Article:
Adding: “During the fellowship year, the fellows will have access to world-class faculty, classes, and executive education programs. They will be both encouraged and challenged in new and inspiring ways.”

The full fellowship curriculum, including leadership workshops, mentorship relationships, and classes will begin virtually in the fall of 2021 due to COVID-19 pandemic-related restrictions. In early 2022, we are looking forward to welcoming the fellows to Cambridge and Boston, MA.

‘Beginnings’

Growing up in Malawi as the daughter of a nurse and an actuarial scientist, Bridget Malewezi was fascinated by her mother’s nursing books and dreamed of a career in medicine.

Today, as the Malawi Country Representative for Seed, Dr. Malewezi is applying her training and experience in medicine and public health in the hope of having an even larger impact on the health care system in Malawi.

“My mom’s books were a lot more interesting than my dad’s formulas,” Bridget recalls. “There were pictures, there were anatomy books. Growing up I spent a lot of time kind of reading through them, fascinated by the idea of medicine.”

But it was the death of her younger sister that truly inspired her to be part of improving health care in Malawi. Bridget was only 13 when her nine-year-old sister was bitten by a rabid dog. “We took her to the clinic, but they said there was nothing to worry about. Two months down the line, she passed away because it was too late to do anything. I could tell even then, without any medical training, that there were things that could have been done that were not done… That is what drives me now, to provide the best possible care that you can despite the challenges.”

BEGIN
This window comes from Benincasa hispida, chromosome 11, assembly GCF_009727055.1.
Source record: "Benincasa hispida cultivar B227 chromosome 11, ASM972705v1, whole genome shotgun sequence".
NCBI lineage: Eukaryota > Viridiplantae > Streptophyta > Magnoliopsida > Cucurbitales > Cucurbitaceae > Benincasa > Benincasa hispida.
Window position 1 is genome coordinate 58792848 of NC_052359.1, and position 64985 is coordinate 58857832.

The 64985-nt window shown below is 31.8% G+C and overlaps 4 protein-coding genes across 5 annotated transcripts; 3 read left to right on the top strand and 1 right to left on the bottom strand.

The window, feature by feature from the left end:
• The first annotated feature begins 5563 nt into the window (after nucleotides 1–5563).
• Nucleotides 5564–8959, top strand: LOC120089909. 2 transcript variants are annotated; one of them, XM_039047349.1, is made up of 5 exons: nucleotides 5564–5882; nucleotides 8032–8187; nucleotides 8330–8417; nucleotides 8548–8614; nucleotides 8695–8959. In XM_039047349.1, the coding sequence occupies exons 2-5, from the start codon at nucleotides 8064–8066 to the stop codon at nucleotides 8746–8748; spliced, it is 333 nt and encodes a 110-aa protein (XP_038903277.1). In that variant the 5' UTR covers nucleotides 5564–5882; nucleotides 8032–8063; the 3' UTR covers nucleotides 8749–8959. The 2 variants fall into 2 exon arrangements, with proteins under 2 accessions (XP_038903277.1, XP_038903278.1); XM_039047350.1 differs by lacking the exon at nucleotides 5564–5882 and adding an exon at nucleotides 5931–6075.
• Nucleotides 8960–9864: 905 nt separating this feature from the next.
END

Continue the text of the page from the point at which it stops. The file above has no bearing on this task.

After completing her secondary education in South Africa and her medical training at the University of Malawi College of Medicine, Bridget was one of the first physicians employed at the new DaeYang Luke Hospital in Lilongwe, Malawi. There she worked closely with hospital staff to coordinate and build the various systems within the hospital,

“It was a lovely experience because I was working with people to set up a system, how the hospital should run,” she says. In the process, she gained an intimate understanding of how broader policies impact hospitals, staff, and patients.

“I liked clinical work, but what really drives me is to see the improvement of health care in Malawi, to impact the policies and decisions that are being made. I really wanted to be able to assist in making those in-country decisions on how health care should move.” So in 2011, she took a job with the Clinton Health Access Initiative. And three years later she went to Emory University in Atlanta to pursue her Master’s in Public Health.

After completing her MPH, she returned to Malawi and enjoyed spending some time at home with her daughter while looking into and applying for a job she had heard about from one of her college friends – the Seed Country Representative position.

Msolomba – Malewezi said: “The reason I found the role interesting was to have a local person in-country, with local expertise, building up the program and thinking through ways it could be done in a culturally sensitive and productive way, responding to local needs and priorities.”

What particularly attracted Bridget to Seed was the emphasis on building local capacity by working with partner institutions to educate the next generation of nurses and doctors as care providers, educators, and health system leaders.

“A lot of other programs do good work, but then they leave,” she explained. “The impact is there, but it goes away as soon as they go. So having someone in country to really work with the program and ensure that it does cover the gaps, it does assist in capacity building and improving health care, in a way that there is sustainable, long-term impact in the country that we can see and benefit from continuously, even if the program eventually phases out.”

She added: “That’s what really motivated me to join the program — to be the local voice, the local ‘think tank,’ and make sure the program is addressing the issues that are important.”

Bridget Msolomba Malewezi is married to renowned celebrated poet, Q Malewezi.